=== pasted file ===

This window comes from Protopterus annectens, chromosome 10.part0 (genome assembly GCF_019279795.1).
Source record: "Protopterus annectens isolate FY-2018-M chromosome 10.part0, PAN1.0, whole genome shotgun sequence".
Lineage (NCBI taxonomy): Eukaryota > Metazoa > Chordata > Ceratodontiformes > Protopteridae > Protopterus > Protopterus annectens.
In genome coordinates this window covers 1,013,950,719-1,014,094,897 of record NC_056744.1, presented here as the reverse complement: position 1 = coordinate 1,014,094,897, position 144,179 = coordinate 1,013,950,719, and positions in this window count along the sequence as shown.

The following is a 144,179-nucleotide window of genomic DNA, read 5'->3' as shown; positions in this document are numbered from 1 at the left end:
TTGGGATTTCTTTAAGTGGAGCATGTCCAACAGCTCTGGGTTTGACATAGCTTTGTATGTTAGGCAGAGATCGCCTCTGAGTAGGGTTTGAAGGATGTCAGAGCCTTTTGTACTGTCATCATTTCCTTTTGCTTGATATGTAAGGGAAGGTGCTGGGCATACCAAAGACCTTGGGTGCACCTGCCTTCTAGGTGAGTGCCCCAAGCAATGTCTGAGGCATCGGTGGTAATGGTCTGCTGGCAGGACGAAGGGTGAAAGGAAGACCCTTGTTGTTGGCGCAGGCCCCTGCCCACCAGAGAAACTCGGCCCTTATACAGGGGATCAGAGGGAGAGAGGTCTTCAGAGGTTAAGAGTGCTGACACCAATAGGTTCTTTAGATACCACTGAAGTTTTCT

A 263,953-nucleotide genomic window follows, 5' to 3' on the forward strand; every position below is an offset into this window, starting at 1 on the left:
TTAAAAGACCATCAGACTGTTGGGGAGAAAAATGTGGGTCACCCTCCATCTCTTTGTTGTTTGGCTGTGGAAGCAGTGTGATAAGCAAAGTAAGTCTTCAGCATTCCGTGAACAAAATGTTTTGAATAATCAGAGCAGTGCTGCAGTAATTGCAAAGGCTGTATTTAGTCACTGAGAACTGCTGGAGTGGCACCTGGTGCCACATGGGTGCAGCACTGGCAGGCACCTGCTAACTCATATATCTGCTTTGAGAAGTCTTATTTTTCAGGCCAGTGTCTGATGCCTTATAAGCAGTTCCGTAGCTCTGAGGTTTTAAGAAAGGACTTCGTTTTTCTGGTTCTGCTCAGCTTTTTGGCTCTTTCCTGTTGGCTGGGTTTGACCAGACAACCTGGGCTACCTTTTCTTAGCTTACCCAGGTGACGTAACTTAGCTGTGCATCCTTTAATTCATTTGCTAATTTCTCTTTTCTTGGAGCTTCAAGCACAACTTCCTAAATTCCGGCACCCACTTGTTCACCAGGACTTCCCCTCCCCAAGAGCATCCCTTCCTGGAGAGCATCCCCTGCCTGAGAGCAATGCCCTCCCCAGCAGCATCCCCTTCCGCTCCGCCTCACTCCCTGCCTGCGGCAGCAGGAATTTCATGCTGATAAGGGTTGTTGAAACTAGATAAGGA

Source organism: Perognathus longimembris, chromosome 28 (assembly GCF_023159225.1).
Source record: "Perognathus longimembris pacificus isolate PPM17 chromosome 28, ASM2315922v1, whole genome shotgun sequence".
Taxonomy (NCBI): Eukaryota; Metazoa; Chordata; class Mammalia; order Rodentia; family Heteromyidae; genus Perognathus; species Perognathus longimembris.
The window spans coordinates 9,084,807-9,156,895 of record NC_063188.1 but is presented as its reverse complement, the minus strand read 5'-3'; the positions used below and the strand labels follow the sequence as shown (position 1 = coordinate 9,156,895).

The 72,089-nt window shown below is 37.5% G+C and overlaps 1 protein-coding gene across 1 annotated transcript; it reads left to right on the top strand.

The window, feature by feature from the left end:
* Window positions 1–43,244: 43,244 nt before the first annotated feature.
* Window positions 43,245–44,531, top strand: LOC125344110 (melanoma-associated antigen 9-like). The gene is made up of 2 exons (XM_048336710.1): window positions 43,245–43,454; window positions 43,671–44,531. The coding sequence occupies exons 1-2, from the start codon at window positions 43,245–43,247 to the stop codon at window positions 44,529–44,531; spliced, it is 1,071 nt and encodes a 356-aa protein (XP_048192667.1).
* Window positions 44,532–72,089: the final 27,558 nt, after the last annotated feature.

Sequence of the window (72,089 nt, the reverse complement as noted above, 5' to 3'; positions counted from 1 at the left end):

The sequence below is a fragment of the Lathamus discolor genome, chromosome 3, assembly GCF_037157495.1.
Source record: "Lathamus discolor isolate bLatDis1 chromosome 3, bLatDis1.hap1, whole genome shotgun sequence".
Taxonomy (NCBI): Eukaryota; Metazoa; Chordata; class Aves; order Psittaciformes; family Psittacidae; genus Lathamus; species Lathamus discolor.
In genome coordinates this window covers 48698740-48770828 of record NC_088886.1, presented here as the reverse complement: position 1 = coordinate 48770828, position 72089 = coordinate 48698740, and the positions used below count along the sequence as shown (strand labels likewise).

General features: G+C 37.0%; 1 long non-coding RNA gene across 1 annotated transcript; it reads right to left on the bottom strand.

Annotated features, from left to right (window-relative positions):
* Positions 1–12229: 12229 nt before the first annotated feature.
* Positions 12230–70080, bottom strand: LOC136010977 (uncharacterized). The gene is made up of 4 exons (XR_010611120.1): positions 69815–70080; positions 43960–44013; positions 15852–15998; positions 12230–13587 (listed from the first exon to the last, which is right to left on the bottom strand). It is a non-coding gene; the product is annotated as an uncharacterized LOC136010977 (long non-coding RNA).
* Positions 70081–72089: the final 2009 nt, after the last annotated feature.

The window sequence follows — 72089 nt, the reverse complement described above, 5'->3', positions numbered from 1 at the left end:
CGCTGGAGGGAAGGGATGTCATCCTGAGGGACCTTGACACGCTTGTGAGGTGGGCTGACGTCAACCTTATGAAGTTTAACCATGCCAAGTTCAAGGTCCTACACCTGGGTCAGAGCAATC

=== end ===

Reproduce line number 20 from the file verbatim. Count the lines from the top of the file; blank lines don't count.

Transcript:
Source record: "Lathamus discolor isolate bLatDis1 chromosome 3, bLatDis1.hap1, whole genome shotgun sequence".